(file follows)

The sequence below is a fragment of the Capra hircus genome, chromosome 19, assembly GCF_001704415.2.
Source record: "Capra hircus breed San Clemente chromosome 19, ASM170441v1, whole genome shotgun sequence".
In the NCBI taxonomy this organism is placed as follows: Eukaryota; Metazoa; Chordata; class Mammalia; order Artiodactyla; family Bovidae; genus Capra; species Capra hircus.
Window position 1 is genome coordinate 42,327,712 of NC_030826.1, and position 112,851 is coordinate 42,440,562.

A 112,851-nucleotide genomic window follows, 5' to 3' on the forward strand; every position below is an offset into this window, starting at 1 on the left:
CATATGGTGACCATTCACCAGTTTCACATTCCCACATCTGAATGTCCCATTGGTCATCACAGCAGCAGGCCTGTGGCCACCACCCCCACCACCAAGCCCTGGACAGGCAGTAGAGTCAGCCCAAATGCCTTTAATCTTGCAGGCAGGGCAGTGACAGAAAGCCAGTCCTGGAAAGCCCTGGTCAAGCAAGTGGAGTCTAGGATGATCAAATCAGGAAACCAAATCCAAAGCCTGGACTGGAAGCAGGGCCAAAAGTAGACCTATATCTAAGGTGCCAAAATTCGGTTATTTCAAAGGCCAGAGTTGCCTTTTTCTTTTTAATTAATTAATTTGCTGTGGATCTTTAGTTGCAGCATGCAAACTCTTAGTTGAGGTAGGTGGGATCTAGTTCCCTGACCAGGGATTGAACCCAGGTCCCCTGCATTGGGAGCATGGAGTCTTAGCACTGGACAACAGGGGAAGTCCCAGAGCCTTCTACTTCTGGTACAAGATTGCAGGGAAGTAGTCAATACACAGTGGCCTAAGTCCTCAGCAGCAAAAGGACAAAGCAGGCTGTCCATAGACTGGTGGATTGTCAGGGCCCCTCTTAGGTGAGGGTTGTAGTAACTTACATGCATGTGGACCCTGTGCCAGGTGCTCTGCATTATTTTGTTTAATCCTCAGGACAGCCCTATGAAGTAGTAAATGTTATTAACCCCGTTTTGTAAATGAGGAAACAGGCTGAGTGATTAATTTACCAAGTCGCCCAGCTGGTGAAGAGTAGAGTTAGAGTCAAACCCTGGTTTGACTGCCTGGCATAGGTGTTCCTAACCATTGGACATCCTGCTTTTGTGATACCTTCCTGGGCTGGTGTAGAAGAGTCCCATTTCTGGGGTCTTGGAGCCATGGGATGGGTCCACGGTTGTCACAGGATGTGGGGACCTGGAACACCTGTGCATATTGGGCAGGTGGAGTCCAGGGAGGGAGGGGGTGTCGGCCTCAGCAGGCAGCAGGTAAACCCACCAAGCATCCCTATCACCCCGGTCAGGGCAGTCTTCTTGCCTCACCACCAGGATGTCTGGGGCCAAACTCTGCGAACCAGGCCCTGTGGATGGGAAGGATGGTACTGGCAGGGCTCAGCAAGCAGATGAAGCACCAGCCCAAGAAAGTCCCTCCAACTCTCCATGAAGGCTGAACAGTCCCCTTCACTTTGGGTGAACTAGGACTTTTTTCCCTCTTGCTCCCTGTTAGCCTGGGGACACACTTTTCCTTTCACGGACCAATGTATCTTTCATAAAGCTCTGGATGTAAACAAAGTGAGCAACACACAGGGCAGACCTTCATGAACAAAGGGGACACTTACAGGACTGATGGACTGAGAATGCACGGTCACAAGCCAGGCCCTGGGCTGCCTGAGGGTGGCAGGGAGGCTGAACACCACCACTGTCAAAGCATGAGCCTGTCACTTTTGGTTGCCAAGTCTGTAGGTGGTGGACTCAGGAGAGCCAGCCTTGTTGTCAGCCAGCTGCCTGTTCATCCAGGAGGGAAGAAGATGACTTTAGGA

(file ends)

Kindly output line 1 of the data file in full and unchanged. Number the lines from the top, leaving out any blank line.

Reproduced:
The sequence below is a fragment of the Capra hircus genome, chromosome 19, assembly GCF_001704415.2.